There are some important facts that must be taken into account in this context: a condition for positive dialogue amongst global leaders is the understanding that migration is a fact as old as the history of humanity itself. To date, the focus amongst Europe’s leaders on nation, borders and sovereignty eclipses humanitarian concerns, relegating these to citizens rather than people. Migration is the norm, not the anomaly. It is the dynamic that fosters cultures, societies and thought. In this age of globalization, governments regularly govern, support and channel the circulation of goods, capital, commerce and services. Why, then do governments opt for xenophobic blocks to the legal movement of people? To emigrate is a human right. In the scheme of modernity, to which we have all signed up, human migration is an offshoot of the mobility that is inherent in the very ideas of progress and development. For governments to predicate the border and the nation as somehow static and carved in stone is absurd. It is to deny the fluidity of life itself.

Even where there is the will to offer shelter, a strange and disturbing fork emerges in our terminology (and hence ideology), demarcating refugees from migrants. The simple fact is that the flows coming into Europe today are mixed. Certain world leaders (and the media) may favour the term ‘refugees,’ if only because it resonates in our collective post-Holocaust memory and because there is undoubtedly a certain historical and political kudos to be found in the idea of Europe as a place of shelter.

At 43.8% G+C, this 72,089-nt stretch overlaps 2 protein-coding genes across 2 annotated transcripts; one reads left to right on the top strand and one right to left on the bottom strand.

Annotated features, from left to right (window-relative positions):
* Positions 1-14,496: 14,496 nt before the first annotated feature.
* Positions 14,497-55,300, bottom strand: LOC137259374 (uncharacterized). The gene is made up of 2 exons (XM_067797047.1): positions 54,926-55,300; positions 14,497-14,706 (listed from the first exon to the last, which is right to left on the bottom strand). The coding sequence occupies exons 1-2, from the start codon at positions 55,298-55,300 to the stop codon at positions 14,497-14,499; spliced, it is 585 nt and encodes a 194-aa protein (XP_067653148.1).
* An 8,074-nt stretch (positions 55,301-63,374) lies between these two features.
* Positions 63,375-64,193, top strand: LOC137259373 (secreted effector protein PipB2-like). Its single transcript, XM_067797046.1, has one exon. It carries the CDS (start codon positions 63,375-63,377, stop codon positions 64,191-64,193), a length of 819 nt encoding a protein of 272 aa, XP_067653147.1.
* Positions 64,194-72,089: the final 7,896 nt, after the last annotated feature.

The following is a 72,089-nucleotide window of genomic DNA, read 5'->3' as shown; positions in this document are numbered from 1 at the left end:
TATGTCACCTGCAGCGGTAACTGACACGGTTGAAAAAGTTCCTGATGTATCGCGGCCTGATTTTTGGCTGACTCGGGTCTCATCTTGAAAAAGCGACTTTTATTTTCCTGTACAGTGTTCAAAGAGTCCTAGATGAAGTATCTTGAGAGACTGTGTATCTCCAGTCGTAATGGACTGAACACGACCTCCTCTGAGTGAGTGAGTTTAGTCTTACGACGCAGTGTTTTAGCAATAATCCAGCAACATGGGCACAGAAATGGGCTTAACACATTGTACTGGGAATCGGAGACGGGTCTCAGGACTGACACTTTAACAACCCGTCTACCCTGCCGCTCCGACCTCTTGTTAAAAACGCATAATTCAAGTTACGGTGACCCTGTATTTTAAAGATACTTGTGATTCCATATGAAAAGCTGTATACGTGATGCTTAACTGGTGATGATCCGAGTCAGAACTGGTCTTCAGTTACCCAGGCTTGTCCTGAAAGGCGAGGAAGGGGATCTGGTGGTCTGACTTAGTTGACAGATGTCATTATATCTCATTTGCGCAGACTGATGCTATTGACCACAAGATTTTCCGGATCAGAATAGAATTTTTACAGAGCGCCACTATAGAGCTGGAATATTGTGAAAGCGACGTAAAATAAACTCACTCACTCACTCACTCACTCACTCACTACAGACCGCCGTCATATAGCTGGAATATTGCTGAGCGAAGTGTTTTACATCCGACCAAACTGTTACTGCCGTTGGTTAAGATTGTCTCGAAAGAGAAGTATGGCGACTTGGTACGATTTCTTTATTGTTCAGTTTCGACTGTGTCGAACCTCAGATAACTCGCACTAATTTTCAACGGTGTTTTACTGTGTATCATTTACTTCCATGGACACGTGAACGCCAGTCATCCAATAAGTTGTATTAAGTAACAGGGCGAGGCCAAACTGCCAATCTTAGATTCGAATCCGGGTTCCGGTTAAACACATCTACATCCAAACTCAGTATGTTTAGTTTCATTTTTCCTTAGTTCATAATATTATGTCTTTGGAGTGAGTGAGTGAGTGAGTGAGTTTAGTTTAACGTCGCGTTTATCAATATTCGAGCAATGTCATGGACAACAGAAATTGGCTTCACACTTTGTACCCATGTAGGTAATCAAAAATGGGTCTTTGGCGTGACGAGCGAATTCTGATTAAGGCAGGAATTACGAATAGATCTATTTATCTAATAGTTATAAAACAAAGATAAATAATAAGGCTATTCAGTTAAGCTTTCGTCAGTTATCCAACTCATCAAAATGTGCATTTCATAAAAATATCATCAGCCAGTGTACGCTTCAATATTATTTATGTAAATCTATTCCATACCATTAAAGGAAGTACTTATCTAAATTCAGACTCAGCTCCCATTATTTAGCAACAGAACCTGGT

This logic allows the thought of offering hospitality to ‘ migrants’ to be discarded as undeserving by contrast -- or, worse, even exploitative. In reality, there are multiple causes that displace populations and trigger migration. Refugees, asylum seekers and economic migrants move shoulder to shoulder along networks and routes to Europe. Moreover, the triggers cannot be reason enough for withholding legal entry. With its ageing population, much of Europe has a sore need for the workforce that migrants provide. Indeed, in light of the market economy of Europe, the latter gains more than these migrants do from their efforts.